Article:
Putting these risks in perspective, the risk of VTE among reproductive women not using combined hormonal contraception is about 50–100 events per 100,000 women-years23 and the risk in pregnancy and postpartum is about 200 events per 1000,000 woman-years.24, 25 Although the use of combined hormonal contraception increases the baseline absolute risk of VTE, it is still less than the rate in pregnancy and overall is still a rare event.


A new transdermal patch which contains 2.6 mg of levonorgestrel and 2.3 mg of ethinyl estradiol within a matrix core is undergoing investigation.26, 27 Compared to the currently available norelgestomin patch, there are some phamacokinetic differences.  In a cross-over study of 32 subjects comparing use of the new patch with use of an oral contraceptive containing 30 µg of ethinyl estradiol and 250 µg of norgestimate, the area under the curve for ethinyl estradiol was significantly higher in the oral contraceptive group in the first week of use although there were no differences between the two preparations in areas under the curve in week three.26 Similar to data with the current patch, oral contraceptive users had peak concentrations of ethinyl estradiol roughly three times those experienced with patch use.  As is true with most pharmacokinetic data, it is unclear how such findings alter risk of estrogen-dependent sequelae such as venous thromboembolism. 

A randomized clinical trial has been completed comparing 1129 users of this new patch with 375 users of an oral contraceptive containing 20 µg of ethinyl estradiol and 100 µg of levonorgestrel over a 13 cycle time period.27 Over one-half of the women in the study were new users of hormonal contraception, 40% were of racial or ethnic minorities and 30% were obese. The contraceptive efficacy in the first six cycles as measured via Pearl Indices for all patch users versus all OC users was 4.45 and 4.02, respectively. These rates are similar to recent typical use rates measured in other studies.28 When the efficacy analysis was confined to compliant users, the Pearl Indices for patch versus OC users were 2.82 and 3.80, respectively. There was one case of subclavian vein thrombosis in a user of the patch.  However, it should be recognized that this study lacked the statistical power to adequately assess risk of  VTE for users of this new patch. Thus, it remains unknown whether this new patch compared to the currently available patch will carry less risk of the complication.  Finally, side-effects such as unscheduled bleeding, headache and weight gain were relatively uncommon and were comparable in the patch and OC groups.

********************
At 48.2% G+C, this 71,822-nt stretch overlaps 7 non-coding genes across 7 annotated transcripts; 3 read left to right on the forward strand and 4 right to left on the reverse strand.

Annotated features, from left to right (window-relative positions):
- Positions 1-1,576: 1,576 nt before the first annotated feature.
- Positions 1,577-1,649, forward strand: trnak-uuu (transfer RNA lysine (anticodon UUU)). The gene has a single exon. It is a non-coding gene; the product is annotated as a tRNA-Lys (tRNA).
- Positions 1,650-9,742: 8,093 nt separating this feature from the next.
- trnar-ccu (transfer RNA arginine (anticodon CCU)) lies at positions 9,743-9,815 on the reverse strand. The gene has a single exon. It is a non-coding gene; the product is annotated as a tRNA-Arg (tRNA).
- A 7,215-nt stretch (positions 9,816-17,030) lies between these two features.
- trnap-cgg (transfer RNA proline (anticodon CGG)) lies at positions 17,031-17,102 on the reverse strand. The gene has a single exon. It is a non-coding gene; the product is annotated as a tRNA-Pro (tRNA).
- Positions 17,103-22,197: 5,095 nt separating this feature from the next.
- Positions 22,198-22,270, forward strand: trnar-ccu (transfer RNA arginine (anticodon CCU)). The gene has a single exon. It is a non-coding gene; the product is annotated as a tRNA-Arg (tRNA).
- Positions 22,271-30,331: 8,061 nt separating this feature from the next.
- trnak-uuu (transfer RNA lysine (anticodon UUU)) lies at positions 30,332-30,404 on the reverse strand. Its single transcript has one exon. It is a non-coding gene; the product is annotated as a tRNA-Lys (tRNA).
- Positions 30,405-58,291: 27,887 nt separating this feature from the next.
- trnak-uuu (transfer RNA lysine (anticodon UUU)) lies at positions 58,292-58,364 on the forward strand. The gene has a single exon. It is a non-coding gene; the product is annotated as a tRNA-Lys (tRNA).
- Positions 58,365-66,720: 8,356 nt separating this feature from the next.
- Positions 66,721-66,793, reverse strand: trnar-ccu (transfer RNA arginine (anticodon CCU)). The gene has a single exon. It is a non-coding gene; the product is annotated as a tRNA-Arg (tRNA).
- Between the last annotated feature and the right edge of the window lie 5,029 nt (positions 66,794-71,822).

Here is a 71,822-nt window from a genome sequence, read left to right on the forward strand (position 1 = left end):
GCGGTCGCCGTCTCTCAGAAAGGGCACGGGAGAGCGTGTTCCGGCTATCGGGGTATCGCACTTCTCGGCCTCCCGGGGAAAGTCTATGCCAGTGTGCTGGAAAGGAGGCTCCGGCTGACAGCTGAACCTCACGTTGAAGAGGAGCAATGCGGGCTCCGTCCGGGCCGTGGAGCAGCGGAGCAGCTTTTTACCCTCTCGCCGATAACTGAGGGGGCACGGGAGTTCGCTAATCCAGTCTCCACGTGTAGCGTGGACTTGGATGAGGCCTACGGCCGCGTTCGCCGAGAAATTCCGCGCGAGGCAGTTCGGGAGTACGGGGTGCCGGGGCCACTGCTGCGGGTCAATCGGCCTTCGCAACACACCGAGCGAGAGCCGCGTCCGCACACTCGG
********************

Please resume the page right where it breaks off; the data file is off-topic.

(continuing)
Contraceptive counseling will need to be adapted to meet the attributes of this new contraceptive delivery system. Women without contraindications to oral contraceptive use constitute the initial set of potential users. However, as noted previously, women with a history of significant skin allergy or exfoliative dermatologic disorders may not be ideal candidates. Obese women also need to be counseled about the potential for reduced efficacy. Reminder systems to ensure appropriate weekly changing of the patch, using a different site for the next application, and avoiding use of lotions or occlusive dressings will need to be used.

An obvious important attribute of any transdermal delivery system is its ability to remain adherent during the course of the dosing schedule. In the various trials, 1.8% of transdermal patches required replacement for complete detachment and 2.9% became partially detached.15 Replacement rates were similar when data obtained from women living in warm, humid climates were reviewed compared to those living in more temporate climates. In a separate study, 30 women were subjected to various environmental conditions over several 7 day time periods during transdermal patch use including normal activity, sauna use, whirlpool bath use, use of a treadmill followed by showering, cool water immersion, as well as a combination of these activities.15 Only one patch became detached during the 87 cycles that were evaluated suggesting that skin adherence is not adversely affected by a vigorous, athletic lifestyle. When patches do become detached, users should attempt to reattach them if possible, without using ancillary adhesives or tape. If detachment is noted to be 24 hours or less, the cycle continues as usual with the patch being changed on the previously determined change day. If detachment has occurred for more than 24 hours, a new patch should be applied, backup contraception should be used for 1 week, and the day that the new patch is applied now becomes the patch change day.


The transdermal contraceptive system has an efficacy and side-effect profile similar to that of combination oral contraceptives. A major difference is that the dosing is weekly as compared to daily. Clinical trial data suggest that this dosing frequency improves the ability of women to use this method correctly. Because of its uniqueness, the counseling of users needs to be modified to address issues specific to this system.